~0.02 m2 easily accessible

Mucus, stratified, partly keratinized epithelium (500-600 |xm), hydrated




~ 0.015 m2 fairly accessible

Mucus, ciliated, columnar pseudostratified epithelium (10 |xm)




~ 80-140 m2 not easily accessible

Bronchi and bronchioles: mucus, ciliated columnar pseudostratified epithelium (10-60 |xm) Alveoli: squamous epithelial monolayer (<l|xm)




~ 1.8 m2 easily accessible

Keratinized stratified epithelium (100-200 nm)



"Relative properties ranged at a level of + to +++++. Source: Merged from Refs. 5-7.

"Relative properties ranged at a level of + to +++++. Source: Merged from Refs. 5-7.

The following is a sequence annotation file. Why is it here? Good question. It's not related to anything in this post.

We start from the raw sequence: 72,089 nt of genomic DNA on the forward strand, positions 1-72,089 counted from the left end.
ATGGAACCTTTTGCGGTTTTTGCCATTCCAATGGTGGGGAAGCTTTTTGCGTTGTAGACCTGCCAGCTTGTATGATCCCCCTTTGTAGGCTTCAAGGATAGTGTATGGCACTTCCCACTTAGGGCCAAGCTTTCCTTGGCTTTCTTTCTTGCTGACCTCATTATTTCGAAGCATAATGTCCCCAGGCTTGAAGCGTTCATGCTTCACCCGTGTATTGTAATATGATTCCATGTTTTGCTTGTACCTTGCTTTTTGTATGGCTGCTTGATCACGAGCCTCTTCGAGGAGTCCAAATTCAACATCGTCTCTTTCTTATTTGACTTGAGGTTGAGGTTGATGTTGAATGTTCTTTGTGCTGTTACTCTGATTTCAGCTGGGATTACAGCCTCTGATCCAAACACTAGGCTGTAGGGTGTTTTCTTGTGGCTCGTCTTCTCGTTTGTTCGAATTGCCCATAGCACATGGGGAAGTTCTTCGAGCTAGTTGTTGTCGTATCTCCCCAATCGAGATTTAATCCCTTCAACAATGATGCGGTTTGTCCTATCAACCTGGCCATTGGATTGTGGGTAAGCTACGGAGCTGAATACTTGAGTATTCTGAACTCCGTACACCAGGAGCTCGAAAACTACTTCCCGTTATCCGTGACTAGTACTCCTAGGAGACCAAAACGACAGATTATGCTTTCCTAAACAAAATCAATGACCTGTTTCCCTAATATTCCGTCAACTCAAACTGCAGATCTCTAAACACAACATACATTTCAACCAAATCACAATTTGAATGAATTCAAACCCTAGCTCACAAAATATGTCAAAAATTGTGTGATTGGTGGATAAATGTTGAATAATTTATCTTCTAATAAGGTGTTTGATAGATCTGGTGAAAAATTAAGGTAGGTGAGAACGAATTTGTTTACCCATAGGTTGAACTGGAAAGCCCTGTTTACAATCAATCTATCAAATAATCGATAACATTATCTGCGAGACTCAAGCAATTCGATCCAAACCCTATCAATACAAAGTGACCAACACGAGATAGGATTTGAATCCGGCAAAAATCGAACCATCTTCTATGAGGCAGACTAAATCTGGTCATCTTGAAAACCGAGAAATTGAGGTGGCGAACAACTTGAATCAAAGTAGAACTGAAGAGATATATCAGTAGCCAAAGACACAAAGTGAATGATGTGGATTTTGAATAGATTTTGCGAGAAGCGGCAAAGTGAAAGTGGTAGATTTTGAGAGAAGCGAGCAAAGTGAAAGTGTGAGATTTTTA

that the drug is solubilized in the microenvironment where absorption should occur, and that the drug exists in an absorbable form avoiding complexation and ionization, and further that the drug is as stable as possible against hydrolysis and enzymatic degradation. Ensuring appropriate deposition at the site of absorption often require specific formulation strategies such as a proper aerodynamic diameter of particles for inhalation (8), or enterocoating and also mucoadhesiveness of drug delivery systems for oral and mucosal delivery (9-11). Protection against enzymatic degradation by particulate encapsulation (4) and/or coadministration of competitive enzyme inhibitors will, for most routes of delivery, be advantageous despite the differences in proteolytic activities. Also, for some routes of delivery it might be necessary to apply chemical enhancers or enhancing techniques to achieve a therapeutic level in the systemic circulation (12-15). However, this approach is often likely to compromise the barrier properties increasing the risk of unwanted side effects. Structural modifications of the biomacromolecule and use of drug delivery systems (16) are other approaches to optimize stability and/or membrane permeability.

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